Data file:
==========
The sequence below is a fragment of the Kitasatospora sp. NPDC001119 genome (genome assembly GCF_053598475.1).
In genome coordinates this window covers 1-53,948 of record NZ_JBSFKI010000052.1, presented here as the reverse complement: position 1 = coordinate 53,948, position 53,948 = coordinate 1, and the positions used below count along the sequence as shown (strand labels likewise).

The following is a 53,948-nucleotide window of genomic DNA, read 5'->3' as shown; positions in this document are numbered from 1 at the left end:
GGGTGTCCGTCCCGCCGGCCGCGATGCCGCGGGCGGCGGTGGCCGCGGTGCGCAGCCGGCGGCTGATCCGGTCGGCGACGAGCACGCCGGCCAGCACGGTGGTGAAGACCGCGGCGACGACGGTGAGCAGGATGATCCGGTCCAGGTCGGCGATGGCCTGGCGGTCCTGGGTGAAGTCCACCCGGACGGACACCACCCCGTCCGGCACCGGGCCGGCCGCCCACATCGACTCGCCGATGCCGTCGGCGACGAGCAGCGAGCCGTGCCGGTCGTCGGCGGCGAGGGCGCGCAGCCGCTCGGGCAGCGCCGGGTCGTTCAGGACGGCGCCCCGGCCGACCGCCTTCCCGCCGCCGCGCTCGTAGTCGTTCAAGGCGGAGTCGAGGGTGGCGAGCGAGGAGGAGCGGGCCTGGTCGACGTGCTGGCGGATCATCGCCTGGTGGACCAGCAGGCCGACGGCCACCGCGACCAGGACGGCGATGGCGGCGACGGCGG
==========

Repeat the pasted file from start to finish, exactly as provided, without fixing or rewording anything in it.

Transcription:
The sequence below is a fragment of the Kitasatospora sp. NPDC001119 genome (genome assembly GCF_053598475.1).
In genome coordinates this window covers 1-53,948 of record NZ_JBSFKI010000052.1, presented here as the reverse complement: position 1 = coordinate 53,948, position 53,948 = coordinate 1, and the positions used below count along the sequence as shown (strand labels likewise).

The following is a 53,948-nucleotide window of genomic DNA, read 5'->3' as shown; positions in this document are numbered from 1 at the left end:
GGGTGTCCGTCCCGCCGGCCGCGATGCCGCGGGCGGCGGTGGCCGCGGTGCGCAGCCGGCGGCTGATCCGGTCGGCGACGAGCACGCCGGCCAGCACGGTGGTGAAGACCGCGGCGACGACGGTGAGCAGGATGATCCGGTCCAGGTCGGCGATGGCCTGGCGGTCCTGGGTGAAGTCCACCCGGACGGACACCACCCCGTCCGGCACCGGGCCGGCCGCCCACATCGACTCGCCGATGCCGTCGGCGACGAGCAGCGAGCCGTGCCGGTCGTCGGCGGCGAGGGCGCGCAGCCGCTCGGGCAGCGCCGGGTCGTTCAGGACGGCGCCCCGGCCGACCGCCTTCCCGCCGCCGCGCTCGTAGTCGTTCAAGGCGGAGTCGAGGGTGGCGAGCGAGGAGGAGCGGGCCTGGTCGACGTGCTGGCGGATCATCGCCTGGTGGACCAGCAGGCCGACGGCCACCGCGACCAGGACGGCGATGGCGGCGACGGCGG